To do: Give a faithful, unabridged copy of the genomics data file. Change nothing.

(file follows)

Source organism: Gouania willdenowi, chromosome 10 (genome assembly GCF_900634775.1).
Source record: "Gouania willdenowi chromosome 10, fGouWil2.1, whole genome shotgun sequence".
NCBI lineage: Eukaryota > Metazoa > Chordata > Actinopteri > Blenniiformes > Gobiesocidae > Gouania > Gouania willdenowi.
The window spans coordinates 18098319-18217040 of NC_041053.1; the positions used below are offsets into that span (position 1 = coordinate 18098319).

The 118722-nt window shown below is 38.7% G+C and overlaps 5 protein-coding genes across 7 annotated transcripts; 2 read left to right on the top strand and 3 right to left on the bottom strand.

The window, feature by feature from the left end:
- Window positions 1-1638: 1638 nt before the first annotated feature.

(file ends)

Source organism: Gouania willdenowi, chromosome 10 (genome assembly GCF_900634775.1).
Source record: "Gouania willdenowi chromosome 10, fGouWil2.1, whole genome shotgun sequence".
NCBI lineage: Eukaryota > Metazoa > Chordata > Actinopteri > Blenniiformes > Gobiesocidae > Gouania > Gouania willdenowi.
The window spans coordinates 18098319-18217040 of NC_041053.1; the positions used below are offsets into that span (position 1 = coordinate 18098319).

The 118722-nt window shown below is 38.7% G+C and overlaps 5 protein-coding genes across 7 annotated transcripts; 2 read left to right on the top strand and 3 right to left on the bottom strand.

The window, feature by feature from the left end:
- Window positions 1-1638: 1638 nt before the first annotated feature.